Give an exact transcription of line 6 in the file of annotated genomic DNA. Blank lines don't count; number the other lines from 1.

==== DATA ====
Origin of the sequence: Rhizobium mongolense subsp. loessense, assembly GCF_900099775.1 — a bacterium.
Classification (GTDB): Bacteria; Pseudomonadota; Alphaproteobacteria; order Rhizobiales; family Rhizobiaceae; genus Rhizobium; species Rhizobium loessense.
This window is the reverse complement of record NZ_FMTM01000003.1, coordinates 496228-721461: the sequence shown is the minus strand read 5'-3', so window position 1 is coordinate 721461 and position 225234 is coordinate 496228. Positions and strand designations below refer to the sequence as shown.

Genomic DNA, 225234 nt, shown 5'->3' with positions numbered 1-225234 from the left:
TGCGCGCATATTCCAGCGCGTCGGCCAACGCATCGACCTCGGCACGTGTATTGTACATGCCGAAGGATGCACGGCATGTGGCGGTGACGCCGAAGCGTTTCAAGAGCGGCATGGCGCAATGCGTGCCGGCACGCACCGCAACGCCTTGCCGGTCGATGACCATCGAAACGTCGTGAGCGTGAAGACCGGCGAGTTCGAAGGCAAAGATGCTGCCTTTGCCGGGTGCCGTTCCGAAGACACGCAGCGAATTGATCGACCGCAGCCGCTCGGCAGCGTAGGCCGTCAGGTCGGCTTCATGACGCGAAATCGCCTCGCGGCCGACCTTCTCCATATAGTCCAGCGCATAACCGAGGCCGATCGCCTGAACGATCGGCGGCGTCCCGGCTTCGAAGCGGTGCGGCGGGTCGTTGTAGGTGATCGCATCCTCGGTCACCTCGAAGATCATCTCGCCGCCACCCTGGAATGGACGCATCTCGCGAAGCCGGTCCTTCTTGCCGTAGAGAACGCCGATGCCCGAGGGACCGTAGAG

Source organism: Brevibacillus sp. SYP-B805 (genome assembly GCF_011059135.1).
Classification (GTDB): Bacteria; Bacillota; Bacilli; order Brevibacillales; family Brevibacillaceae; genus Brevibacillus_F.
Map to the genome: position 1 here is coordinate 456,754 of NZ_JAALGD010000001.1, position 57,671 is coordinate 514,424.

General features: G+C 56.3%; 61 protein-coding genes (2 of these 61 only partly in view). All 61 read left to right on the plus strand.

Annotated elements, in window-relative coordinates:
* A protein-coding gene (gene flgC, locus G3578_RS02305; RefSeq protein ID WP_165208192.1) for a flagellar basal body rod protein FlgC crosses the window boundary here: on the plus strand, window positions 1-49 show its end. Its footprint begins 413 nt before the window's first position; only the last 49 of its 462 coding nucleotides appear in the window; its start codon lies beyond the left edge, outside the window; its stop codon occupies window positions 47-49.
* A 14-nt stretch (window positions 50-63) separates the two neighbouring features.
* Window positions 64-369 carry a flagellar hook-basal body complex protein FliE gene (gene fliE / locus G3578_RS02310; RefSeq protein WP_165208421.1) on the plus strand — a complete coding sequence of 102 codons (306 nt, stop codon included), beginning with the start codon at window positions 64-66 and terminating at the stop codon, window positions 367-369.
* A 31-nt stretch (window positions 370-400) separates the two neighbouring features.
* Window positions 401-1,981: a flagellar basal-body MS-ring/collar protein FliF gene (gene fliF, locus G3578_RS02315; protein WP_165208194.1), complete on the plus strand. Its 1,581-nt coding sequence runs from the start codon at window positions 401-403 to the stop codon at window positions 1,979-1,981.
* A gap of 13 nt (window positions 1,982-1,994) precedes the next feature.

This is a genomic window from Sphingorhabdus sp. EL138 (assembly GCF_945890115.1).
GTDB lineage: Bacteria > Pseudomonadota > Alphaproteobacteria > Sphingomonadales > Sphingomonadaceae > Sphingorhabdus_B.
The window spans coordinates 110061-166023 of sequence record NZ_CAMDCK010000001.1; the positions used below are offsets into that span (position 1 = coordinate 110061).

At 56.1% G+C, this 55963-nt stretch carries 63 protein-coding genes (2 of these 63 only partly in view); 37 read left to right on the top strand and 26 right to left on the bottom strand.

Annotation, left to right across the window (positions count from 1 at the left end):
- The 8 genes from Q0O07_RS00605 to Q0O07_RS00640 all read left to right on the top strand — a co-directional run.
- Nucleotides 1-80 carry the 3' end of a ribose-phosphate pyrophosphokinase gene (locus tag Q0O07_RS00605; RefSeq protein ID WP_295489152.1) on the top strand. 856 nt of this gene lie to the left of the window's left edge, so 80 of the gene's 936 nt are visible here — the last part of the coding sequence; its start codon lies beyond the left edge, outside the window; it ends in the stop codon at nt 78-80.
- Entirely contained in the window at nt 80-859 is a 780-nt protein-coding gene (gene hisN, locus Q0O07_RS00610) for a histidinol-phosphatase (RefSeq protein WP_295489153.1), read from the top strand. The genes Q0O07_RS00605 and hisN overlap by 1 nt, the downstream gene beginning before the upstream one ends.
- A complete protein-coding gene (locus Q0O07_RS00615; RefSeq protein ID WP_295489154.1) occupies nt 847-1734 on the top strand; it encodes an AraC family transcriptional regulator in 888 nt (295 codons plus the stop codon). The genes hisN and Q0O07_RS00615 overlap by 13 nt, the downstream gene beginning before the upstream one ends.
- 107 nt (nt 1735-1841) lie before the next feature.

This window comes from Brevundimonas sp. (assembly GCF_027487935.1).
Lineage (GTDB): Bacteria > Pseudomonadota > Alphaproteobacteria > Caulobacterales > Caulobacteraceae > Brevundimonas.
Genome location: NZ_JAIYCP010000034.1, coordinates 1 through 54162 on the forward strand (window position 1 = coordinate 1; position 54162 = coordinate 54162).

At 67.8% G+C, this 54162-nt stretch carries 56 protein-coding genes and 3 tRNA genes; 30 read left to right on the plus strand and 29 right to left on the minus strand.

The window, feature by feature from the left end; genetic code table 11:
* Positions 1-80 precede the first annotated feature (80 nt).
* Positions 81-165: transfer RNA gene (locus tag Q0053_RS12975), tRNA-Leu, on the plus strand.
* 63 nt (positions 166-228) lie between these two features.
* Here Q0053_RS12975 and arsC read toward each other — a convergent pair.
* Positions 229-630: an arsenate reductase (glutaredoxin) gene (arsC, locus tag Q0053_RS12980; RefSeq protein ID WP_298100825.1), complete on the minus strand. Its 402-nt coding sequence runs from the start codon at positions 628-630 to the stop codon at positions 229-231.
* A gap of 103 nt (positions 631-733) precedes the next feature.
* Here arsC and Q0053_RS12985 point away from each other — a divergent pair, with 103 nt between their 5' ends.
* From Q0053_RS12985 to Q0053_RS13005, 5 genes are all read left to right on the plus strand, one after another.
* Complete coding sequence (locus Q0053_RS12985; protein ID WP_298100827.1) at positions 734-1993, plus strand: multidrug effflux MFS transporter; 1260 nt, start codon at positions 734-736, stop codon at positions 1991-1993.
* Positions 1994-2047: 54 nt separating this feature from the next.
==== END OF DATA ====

Source organism: Brevibacillus sp. SYP-B805 (genome assembly GCF_011059135.1).